• Monica Montanari

Bill Nye in Alabama- And The Issue of Evolution


Disclosure: This post is not meant to offend anyone's religious beliefs- I respect all religions of the world and find them to be incredibly similar and beautiful- this is simply expressed from a Christian/Catholic upbringing. With Bill Nye coming to the University of Alabama to talk about evolution, a lot of people have been heard saying they won't go because they dont believe in evolution because of the biblical account of Genesis. First of all, let me say this: I was born, raised, and firmly chose the Catholic Church- which is a Christian denomination known sometimes for its traditionalism. When I say these things, I do not mean to offend anyone. But can we please discuss evolution and creationism?

Why cant the two prove each other?

To begin, I want to share with you one of the most interesting, absolutely mind-blowing documentaries I have ever seen in my life. Stephen Hawking's three-part series "Into the Universe" had a third episode called "The Story of Everything" about the Big Bang Theory, which a lot of Christians detest. Well, y'all, Genesis only goes back so far- this is the stuff that happened before. And if you watch the third episode all the way to the end, you'll see exactly why I believe science and religion not only can prove each other, but are almost necessary together. Basically, it talks about the creation of the earth and how scientifically, one theory suggests that in the beginning of time one tiny atom was in imbalance out of a billion- and because of that tiny imbalance that had about a trillionth of a chance of happening, the Earth was created. Accident? Or grand design? Here's what I mean-I want to take the book of Genesis, the story of God's creation of the Earth, and talk to you about why I believe Science and Religion can go hand-in-hand. Let's go line by line, and talk about one of the most pressing issues of our day: Creationism vs. Evolutionism. All Bible quotes are from the Book of Genesis, Chapter 1 unless noted. Anyway, on to the beginning of time: "Now the earth was formless and empty, darkness was over the surface of the deep, and the Spirit of God was hovering over the waters" (verse 2). We actually have NASA proof that in the beginning of the Earth's life, around 4.4 billion years ago, the earth was indeed covered in water before the water receded, allowing land forms to be exposed. During the waterworld era, any oxygen produced by photosynthesising bacteria would have been quickly used up through reactions with decaying organic matter in the oceans. So, there was no oxygen, which, as you know, is necessary to sustain life. “'And God said, 'Let there be a vault between the waters to separate water from water.' So God made the vault and separated the water under the vault from the water above it. And it was so. God called the vault 'sky'" (verses 6-8). We have proof that at the time of the Earth's creation, the atmosphere contained almost no oxygen- and therefore would have been toxic to humans and animals. Then, as stated in the hyperlink above, around 2.45 billion years ago, oxygen creating organisms allowed oxygen to enter the earth's atmosphere, essentially creating the atmosphere that we know today. "'Let the water under the sky be gathered to one place, and let dry ground appear.' And it was so. God called the dry ground 'land,' and the gathered waters he called 'seas.' And God saw that it was good" (verses 9-10). So here's the scientific version: the earth at first was covered in hot magma- which cooled, got covered in water (hence the water world mentioned above), and then this water started to give way to allow land to emerge. Interestingly close to the story of creationism no? “'Let the land produce vegetation: seed-bearing plants and trees on the land that bear fruit with seed in it, according to their various kinds.' And it was so. The land produced vegetation: plants bearing seed according to their kinds and trees bearing fruit with seed in it according to their kinds. And God saw that it was good" (verses 11-12). 480 million years ago, this happened. "And God said, 'Let there be lights in the vault of the sky to separate the day from the night, and let them serve as signs to mark sacred times, and days and years, and let them be lights in the vault of the sky to give light on the earth.' And it was so. God made two great lights—the greater light to govern the day and the lesser light to govern the night. He also made the stars. God set them in the vault of the sky to give light on the earth, to govern the day and the night, and to separate light from darkness. And God saw that it was good" (verses 14-18). Now this is where we first start to see some inconsistencies in the timing. Science states that the earth is actually quite a bit younger than the stars- and the sun, my friends, is a star which was created far before the earth. However, the moon did come after the creation of the earth. So how do I interpret this? If youre a historical Bible buff, you know that the Book of Genesis was written by Moses- but was it? We actually are starting to teach, in seminaries, that it was not in fact Moses. Read more about it here. This means that as a compilation of books by several humans, there's a lot of wiggle room. I know some people take the Bible very literally. But if it were meant to be taken so literally, why did Jesus of all people speak in parables? Humans are just that- human. We were unfortunately afflicted with original sin and though God inspired the words that these people wrote, a lot of people have touched them since. The Bible was written by humans- assembled by humans. This leaves a lot of room for error- a lot of room for mixed up things, and a lot of, well, human-ness. "And God said, 'Let the water teem with living creatures, and let birds fly above the earth across the vault of the sky.' So God created the great creatures of the sea and every living thing with which the water teems and that moves about in it, according to their kinds, and every winged bird according to its kind. And God saw that it was good. God blessed them and said, 'Be fruitful and increase in number and fill the water in the seas, and let the birds increase on the earth'" (verses 20-22). "And God said, 'Let the land produce living creatures according to their kinds: the livestock, the creatures that move along the ground, and the wild animals, each according to its kind.' And it was so. God made the wild animals according to their kinds, the livestock according to their kinds, and all the creatures that move along the ground according to their kinds. And God saw that it was good" (verses 24-25). Okay. Come on. This chart shows you how species on earth were introduced- first in water, then on land.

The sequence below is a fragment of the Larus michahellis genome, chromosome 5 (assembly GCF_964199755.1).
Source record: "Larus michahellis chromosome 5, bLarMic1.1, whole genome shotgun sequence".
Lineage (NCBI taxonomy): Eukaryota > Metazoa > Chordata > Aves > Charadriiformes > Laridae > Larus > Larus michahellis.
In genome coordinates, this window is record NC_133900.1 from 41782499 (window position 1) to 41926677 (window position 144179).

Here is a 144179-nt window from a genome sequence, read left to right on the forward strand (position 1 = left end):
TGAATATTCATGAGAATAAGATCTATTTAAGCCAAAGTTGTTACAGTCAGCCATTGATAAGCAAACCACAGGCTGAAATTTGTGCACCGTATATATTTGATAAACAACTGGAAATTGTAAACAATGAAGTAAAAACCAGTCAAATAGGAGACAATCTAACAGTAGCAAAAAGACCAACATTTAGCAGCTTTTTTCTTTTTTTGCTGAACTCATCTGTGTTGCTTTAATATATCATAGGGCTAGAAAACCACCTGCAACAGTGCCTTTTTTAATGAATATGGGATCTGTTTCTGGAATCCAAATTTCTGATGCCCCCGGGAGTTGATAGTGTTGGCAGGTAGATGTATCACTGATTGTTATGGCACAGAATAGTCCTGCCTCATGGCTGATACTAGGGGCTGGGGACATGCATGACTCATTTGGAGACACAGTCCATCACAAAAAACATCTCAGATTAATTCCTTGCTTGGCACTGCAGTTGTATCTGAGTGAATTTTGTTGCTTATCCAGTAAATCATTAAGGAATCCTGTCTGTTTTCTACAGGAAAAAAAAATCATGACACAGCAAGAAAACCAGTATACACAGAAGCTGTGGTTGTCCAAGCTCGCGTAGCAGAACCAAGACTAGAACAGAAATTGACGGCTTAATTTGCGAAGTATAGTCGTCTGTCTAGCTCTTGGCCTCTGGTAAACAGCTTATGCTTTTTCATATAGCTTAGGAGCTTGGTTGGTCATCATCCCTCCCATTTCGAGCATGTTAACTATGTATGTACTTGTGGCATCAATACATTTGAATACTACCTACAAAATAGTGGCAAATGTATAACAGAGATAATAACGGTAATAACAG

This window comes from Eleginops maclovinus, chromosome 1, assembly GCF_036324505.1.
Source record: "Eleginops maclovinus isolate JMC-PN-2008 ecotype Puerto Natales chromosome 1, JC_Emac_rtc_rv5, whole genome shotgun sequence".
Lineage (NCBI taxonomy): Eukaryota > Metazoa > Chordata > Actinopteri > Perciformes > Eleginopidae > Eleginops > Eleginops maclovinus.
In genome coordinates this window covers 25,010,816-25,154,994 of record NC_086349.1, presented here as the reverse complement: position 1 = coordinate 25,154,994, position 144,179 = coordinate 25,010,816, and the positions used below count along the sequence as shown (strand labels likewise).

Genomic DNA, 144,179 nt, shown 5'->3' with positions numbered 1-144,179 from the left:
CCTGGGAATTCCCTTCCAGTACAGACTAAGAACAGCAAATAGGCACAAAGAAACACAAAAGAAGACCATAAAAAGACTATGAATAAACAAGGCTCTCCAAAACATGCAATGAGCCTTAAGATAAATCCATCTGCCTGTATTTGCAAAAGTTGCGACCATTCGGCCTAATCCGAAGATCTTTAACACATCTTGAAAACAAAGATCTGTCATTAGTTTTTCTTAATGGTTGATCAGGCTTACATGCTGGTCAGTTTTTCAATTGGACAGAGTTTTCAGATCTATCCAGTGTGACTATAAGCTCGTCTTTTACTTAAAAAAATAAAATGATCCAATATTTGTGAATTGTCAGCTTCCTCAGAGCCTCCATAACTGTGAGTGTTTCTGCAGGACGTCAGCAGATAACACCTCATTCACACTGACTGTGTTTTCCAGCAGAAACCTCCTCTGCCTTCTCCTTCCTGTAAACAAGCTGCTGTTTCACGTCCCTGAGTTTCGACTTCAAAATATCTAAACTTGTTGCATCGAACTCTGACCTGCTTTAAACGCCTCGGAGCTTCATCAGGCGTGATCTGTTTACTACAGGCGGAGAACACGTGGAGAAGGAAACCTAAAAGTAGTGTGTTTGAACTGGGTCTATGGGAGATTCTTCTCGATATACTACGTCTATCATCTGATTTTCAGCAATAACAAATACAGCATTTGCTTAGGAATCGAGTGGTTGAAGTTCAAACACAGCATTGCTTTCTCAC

Let's take a momentary break from the serious debate here. God decided it was good. Why isn't that good enough for us? Why do we care how God got us here if we're here? Can we all agree on one thing? It's good. It's really good. However it happened, this is the one thing that is repeated all the time. It was good. It was REALLY good. You and I are here, alive, able to breathe and given a beautiful life. That's some good stuff right there. Now you may be thinking "okay that's consistent- but Genesis describes all of this happening in 7 days. That's the problem." Yes, yes it does. But God is the Alpha and the Omega- he has no beginning and no end. So why would His timeline be something that humans can comprehend? Some people take the Bible very literally- if you do, I can't help you. But if you, like me, believe that the Bible was written in parables written simply enough for humans to understand (keep in mind, in Moses' day, we didn't even have a word for 'billions of years'- so the word 'day' is something we can comprehend). But here's the most complicated part: "God created mankind in his own image, in the image of God he created them; male and female he created them" (verse 27). For this statement, we must analyze- does God have a body? Or did God make us in His spiritual image? We always refer to God as a human because that's all we can comprehend. We, as humans, have a hard time accepting that there is only so much that God wants us to know. What He wants us to know, he gives us the knowledge and evidence to discover. If religion and science actually worked together instead of determining that everything they do contradicts each other, maybe we could get even closer to the truth of what God is trying to tell us. Who's to say that when God placed the first, primitive humans on the planet, that he didn't plan for them to evolve? Hello- Adam and Eve? We have proof that animals have evolved. Why, then, is it so hard for us to imagine humans evolving? Now, in the words of one of my friends, I do not believe that we evolved from Curious George. If that were so, the primate genes would not still exist- and we wouldn't have those big, hairy, fascinating creatures that look a lot like us. But whose to say that the human genome did not evolve from a little hairier, a little less elegant version? Not a monkey- but a more primitive form of human with the same spirit as God has, and as we have today? ​What do you think?